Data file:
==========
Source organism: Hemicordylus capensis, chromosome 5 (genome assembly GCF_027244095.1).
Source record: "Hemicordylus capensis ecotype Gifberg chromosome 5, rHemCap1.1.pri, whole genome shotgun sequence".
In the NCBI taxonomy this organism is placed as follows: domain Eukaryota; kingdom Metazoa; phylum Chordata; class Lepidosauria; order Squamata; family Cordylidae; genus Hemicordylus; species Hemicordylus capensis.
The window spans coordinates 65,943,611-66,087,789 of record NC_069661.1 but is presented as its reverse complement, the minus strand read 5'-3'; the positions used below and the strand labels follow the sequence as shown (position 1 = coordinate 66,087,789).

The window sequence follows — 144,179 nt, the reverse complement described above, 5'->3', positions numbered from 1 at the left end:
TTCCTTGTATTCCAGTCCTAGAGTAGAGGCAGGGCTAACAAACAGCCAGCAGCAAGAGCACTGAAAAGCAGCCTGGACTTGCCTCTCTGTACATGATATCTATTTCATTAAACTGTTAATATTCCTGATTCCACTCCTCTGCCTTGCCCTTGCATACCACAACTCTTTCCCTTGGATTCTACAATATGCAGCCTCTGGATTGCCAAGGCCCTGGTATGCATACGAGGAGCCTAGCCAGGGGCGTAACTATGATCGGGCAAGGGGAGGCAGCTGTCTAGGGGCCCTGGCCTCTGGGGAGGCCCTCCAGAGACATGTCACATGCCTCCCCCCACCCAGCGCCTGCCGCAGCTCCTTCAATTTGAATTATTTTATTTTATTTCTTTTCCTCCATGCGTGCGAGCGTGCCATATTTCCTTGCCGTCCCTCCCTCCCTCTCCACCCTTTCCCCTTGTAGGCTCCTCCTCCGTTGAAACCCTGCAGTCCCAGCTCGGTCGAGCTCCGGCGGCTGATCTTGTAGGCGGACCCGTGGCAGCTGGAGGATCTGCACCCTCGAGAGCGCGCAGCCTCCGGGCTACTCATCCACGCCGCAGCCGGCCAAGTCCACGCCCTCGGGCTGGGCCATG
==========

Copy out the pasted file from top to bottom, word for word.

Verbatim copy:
Source organism: Hemicordylus capensis, chromosome 5 (genome assembly GCF_027244095.1).
Source record: "Hemicordylus capensis ecotype Gifberg chromosome 5, rHemCap1.1.pri, whole genome shotgun sequence".
In the NCBI taxonomy this organism is placed as follows: domain Eukaryota; kingdom Metazoa; phylum Chordata; class Lepidosauria; order Squamata; family Cordylidae; genus Hemicordylus; species Hemicordylus capensis.
The window spans coordinates 65,943,611-66,087,789 of record NC_069661.1 but is presented as its reverse complement, the minus strand read 5'-3'; the positions used below and the strand labels follow the sequence as shown (position 1 = coordinate 66,087,789).

The window sequence follows — 144,179 nt, the reverse complement described above, 5'->3', positions numbered from 1 at the left end:
TTCCTTGTATTCCAGTCCTAGAGTAGAGGCAGGGCTAACAAACAGCCAGCAGCAAGAGCACTGAAAAGCAGCCTGGACTTGCCTCTCTGTACATGATATCTATTTCATTAAACTGTTAATATTCCTGATTCCACTCCTCTGCCTTGCCCTTGCATACCACAACTCTTTCCCTTGGATTCTACAATATGCAGCCTCTGGATTGCCAAGGCCCTGGTATGCATACGAGGAGCCTAGCCAGGGGCGTAACTATGATCGGGCAAGGGGAGGCAGCTGTCTAGGGGCCCTGGCCTCTGGGGAGGCCCTCCAGAGACATGTCACATGCCTCCCCCCACCCAGCGCCTGCCGCAGCTCCTTCAATTTGAATTATTTTATTTTATTTCTTTTCCTCCATGCGTGCGAGCGTGCCATATTTCCTTGCCGTCCCTCCCTCCCTCTCCACCCTTTCCCCTTGTAGGCTCCTCCTCCGTTGAAACCCTGCAGTCCCAGCTCGGTCGAGCTCCGGCGGCTGATCTTGTAGGCGGACCCGTGGCAGCTGGAGGATCTGCACCCTCGAGAGCGCGCAGCCTCCGGGCTACTCATCCACGCCGCAGCCGGCCAAGTCCACGCCCTCGGGCTGGGCCATG